Although the scoreline does not offer a fair reflection of Midtjylland’s defensive performance, the Danish side showed respect and a clear game plan to consolidate for their opponents. Making 43 interceptions and winning 60% of their defensive duels, the home side were organised from the front to receive and nullify the Atalanta attack.
When the pressing triggers were made by the ‘CF’ isolating the Atalanta defender in possession, Midtjylland would engage the press by squeezing man for man in midfield while the forwards press the ball carrier.
In the final third, Midtjylland were compact, centrally when meeting the ball and when the play went wide, the challenge for the Danish side was how to deny Atalanta an overload in wide areas while still being balanced and centrally compact in the box to defend crosses.
Above, we see when the ‘CF’ isolates the centre-back by screening the back pass. While at the same time, the nearest midfielders on that side push high to man-mark the passing options. From here, the home side would look to win possession and quickly transition to attack.
Above, we see Midtjylland retreat into a 4-5-1, the five midfielders look to form a block more often than engage the central players, thus not to create any gaps for Atalanta to exploit with forward passes. Both ‘CB’s remain tight to the Atalanta ‘CF’s not to allow easy passes forward.
Atalanta’s defensive solidity
Atalanta did well to reduce their opponent to an xG of 0.79, when they pressed Atalanta were aggressive and organised to engage man and space orientated pressing. In particular, a small detail but significant still, Atalanta were cautious not to allow passes or dribbles to reach the inside of the box, winning 54% of their defensive duels and 58% of their ariel duels in the final third.
In the defensive phase the Italian side would occupy a 5-3-2 formation, remaining centrally balanced to defend Midtjyllands 14 crosses while still denying numerical inferiority on the flanks. In the transition to attack the Nerazzurri were efficient, having only to make 10 clearances all game, the physical forward pairing was superb at holding up the ball even when isolated.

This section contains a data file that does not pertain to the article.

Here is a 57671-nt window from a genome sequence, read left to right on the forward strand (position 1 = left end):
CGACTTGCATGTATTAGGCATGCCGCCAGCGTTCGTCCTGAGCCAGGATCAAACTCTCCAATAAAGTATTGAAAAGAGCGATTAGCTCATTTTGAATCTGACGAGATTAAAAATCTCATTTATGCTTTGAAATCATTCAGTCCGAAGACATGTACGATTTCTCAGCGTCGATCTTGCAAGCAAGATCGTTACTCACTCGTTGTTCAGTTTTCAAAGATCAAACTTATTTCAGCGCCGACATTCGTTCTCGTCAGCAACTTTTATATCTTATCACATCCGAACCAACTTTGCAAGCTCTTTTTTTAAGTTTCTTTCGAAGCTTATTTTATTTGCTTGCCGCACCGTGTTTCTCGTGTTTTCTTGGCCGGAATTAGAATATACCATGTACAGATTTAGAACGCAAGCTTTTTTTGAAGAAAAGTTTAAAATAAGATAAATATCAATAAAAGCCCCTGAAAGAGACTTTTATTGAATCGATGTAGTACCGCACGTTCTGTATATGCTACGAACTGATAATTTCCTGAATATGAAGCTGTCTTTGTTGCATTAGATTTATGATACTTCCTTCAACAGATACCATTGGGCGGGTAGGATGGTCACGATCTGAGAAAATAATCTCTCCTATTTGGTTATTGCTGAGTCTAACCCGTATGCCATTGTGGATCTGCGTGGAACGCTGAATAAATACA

Above, we see when the first line of defence finds the opportunity to engage the press. Starting by arcing their runs to screen passing angles, they then force the passes into the middle where both central midfielders are marked. On these occasions, the ball carrier is forced to go long and most often, will result in a turnover of possession.
Finally, above we see a moment where Atalanta form their back five to close the opportunities to penetrate by passes or crosses. Two of the three centre-backs remain centrally balanced while the other steps into the channel to deny numerical superiority. Notice the ‘CM’ tracks the run of the Midtjylland midfielder. By doing so, he allows the back-five to remain balanced and organised.
Midtjylland target success in the transition
Midtjylland found it difficult to break down Atalanta in the build-up phase; as a result, the Danish side saw their best chances coming by way of being direct and quick in the transition to attack. Most often, Midtjylland would exploit the space left vacated by the wing-backs and wide centre-backs.
On the quick breaks, the home side was confident in their dribbling and breakout play. When possession was turned over, and Midtjylland began to attack, there was support arriving quickly along with forward passing options ahead of the ball at close distance to allow for combinations.
Below, we look at two images that show Midtjylland’s principles in the transition to attack.
Midtjylland have just won back possession in the middle third; the ‘CAM’ plays a short pass to the ‘RB’. The ‘CM’ begins his run into the vacated space od the wing-back and the midfielders. The ‘RB’ plays a first time ball over the top into the run of the ‘CM’
As the ‘CM’ drives forward he reaches the box; once inside he delivers a low cross for the ‘LM’ to Potentially score from. These moments offer a lot of value and opportunity, not only by way of Attempts on goal but secondary success such as drawing fouls in dangerous areas and forcing players into making challenges which would result in bookings.
Although Midtjylland failed to get their first Champions League goal, they showed much improvement in the second half to come close, perhaps the gulf in class and the lack of European experience was too much for them on this occasion.
A day that will still go down in FC Midtjylland’s history although not a result they were hoping for, it is the first test in Champions League football for Midtjylland and Brian Priske. On the other hand, Atalanta returns to winning ways after a shock defeat to Napoli last weekend.
The gulf in class, along with the greater European experience was perhaps why Atalanta came away as worthy winners. There are only lessons instead of points to take away from their spirited performance; however, we are witnessing a club with a different model and a philosophy for football that seems progressive and promising for the future.